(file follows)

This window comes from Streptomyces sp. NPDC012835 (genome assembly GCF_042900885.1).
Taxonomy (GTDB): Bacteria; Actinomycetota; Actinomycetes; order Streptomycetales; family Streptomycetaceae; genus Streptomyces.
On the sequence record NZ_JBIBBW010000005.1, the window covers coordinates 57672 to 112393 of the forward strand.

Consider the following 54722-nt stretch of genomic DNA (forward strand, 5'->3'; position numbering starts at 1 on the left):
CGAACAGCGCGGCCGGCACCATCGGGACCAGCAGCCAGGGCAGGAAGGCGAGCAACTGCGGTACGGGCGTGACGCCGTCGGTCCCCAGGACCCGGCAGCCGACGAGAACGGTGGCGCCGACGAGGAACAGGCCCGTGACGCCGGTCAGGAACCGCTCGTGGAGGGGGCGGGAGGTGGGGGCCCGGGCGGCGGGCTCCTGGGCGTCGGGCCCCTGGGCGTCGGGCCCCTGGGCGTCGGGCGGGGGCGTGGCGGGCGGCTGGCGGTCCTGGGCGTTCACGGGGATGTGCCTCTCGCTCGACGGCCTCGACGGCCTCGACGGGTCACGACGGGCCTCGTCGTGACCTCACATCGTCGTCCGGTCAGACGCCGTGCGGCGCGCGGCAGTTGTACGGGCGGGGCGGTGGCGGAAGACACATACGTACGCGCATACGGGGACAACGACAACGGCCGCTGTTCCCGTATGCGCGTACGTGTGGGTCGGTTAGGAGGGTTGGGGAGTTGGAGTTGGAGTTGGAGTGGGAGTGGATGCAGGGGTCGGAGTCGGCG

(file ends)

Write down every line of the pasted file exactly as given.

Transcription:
This window comes from Streptomyces sp. NPDC012835 (genome assembly GCF_042900885.1).
Taxonomy (GTDB): Bacteria; Actinomycetota; Actinomycetes; order Streptomycetales; family Streptomycetaceae; genus Streptomyces.
On the sequence record NZ_JBIBBW010000005.1, the window covers coordinates 57672 to 112393 of the forward strand.

Consider the following 54722-nt stretch of genomic DNA (forward strand, 5'->3'; position numbering starts at 1 on the left):
CGAACAGCGCGGCCGGCACCATCGGGACCAGCAGCCAGGGCAGGAAGGCGAGCAACTGCGGTACGGGCGTGACGCCGTCGGTCCCCAGGACCCGGCAGCCGACGAGAACGGTGGCGCCGACGAGGAACAGGCCCGTGACGCCGGTCAGGAACCGCTCGTGGAGGGGGCGGGAGGTGGGGGCCCGGGCGGCGGGCTCCTGGGCGTCGGGCCCCTGGGCGTCGGGCCCCTGGGCGTCGGGCGGGGGCGTGGCGGGCGGCTGGCGGTCCTGGGCGTTCACGGGGATGTGCCTCTCGCTCGACGGCCTCGACGGCCTCGACGGGTCACGACGGGCCTCGTCGTGACCTCACATCGTCGTCCGGTCAGACGCCGTGCGGCGCGCGGCAGTTGTACGGGCGGGGCGGTGGCGGAAGACACATACGTACGCGCATACGGGGACAACGACAACGGCCGCTGTTCCCGTATGCGCGTACGTGTGGGTCGGTTAGGAGGGTTGGGGAGTTGGAGTTGGAGTTGGAGTGGGAGTGGATGCAGGGGTCGGAGTCGGCG